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Lemonade Stand Bias

By Kimmie Wisniewski

My husband and I moved to town in 2005 and our bi-racial child started Kindergarten at North Boulevard School. I’m a very friendly and outgoing person but during our first year here, no one would speak with me, even when I attempted a simple “hello nice to meet you.” I have never felt more out of place, and suffered a great deal of anxiety at every school function.

About three years ago my daughter and I stopped at a neighborhood stand to get some cupcakes and lemonade and enjoy a typically wonderful American cultural experience with some local kids. As we waited in line, a white man got behind us and asked me where I had come from. I thought it strange and felt uncomfortable so I didn’t answer him. At that point he turned to my 6 year old and asked what street she lived on. I then became fearful of his intent, grabbed my daughter and left.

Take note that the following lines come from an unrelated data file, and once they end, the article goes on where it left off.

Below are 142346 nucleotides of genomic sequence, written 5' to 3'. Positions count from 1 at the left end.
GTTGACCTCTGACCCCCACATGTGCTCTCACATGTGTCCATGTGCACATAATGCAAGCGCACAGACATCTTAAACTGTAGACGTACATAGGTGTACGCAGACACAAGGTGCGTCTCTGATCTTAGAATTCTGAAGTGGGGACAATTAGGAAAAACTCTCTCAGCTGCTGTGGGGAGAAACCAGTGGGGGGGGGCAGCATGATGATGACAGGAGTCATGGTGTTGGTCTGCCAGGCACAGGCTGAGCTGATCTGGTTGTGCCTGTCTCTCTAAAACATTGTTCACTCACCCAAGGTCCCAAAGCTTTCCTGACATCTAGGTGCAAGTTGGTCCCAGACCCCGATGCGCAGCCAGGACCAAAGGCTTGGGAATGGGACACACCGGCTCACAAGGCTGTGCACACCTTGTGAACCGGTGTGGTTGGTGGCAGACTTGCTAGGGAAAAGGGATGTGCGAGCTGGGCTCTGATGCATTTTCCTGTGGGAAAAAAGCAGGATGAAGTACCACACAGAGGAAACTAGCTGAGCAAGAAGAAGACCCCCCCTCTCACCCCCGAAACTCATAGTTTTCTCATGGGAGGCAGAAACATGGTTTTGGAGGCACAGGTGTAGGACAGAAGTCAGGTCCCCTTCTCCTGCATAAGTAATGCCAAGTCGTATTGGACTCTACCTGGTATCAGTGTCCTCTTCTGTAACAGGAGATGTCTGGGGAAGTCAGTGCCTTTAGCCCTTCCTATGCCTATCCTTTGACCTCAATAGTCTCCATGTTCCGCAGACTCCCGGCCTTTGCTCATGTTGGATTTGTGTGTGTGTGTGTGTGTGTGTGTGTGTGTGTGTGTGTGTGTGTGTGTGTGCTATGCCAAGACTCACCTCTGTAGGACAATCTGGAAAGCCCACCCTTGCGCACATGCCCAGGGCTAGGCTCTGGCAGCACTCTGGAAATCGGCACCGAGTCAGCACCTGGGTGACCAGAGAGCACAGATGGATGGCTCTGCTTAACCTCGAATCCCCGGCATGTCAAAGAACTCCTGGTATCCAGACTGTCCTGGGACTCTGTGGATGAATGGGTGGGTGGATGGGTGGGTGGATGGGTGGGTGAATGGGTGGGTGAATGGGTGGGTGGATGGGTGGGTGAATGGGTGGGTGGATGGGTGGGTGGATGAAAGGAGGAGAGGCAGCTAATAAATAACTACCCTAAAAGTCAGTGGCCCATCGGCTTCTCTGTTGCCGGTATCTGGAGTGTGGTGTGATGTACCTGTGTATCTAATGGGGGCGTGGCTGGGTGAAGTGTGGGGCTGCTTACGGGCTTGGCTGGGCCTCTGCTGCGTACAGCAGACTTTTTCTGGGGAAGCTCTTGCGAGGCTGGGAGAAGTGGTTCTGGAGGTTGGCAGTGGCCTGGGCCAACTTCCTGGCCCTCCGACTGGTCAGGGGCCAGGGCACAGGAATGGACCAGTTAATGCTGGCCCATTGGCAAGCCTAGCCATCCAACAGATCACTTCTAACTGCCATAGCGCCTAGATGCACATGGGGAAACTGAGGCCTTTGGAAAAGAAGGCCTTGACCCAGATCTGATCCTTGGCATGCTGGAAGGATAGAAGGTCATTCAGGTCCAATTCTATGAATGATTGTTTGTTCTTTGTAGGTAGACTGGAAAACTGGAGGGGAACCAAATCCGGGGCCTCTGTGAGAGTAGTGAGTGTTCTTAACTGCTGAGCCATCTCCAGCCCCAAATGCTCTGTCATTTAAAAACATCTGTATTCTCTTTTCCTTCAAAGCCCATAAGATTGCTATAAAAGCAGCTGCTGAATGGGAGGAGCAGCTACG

This is but one of many experiences my bi-racial family has endured in Pequannock Township. While we also enjoy many friendly relationships with our neighbors, we leave our house every day steeled against senseless enmity.

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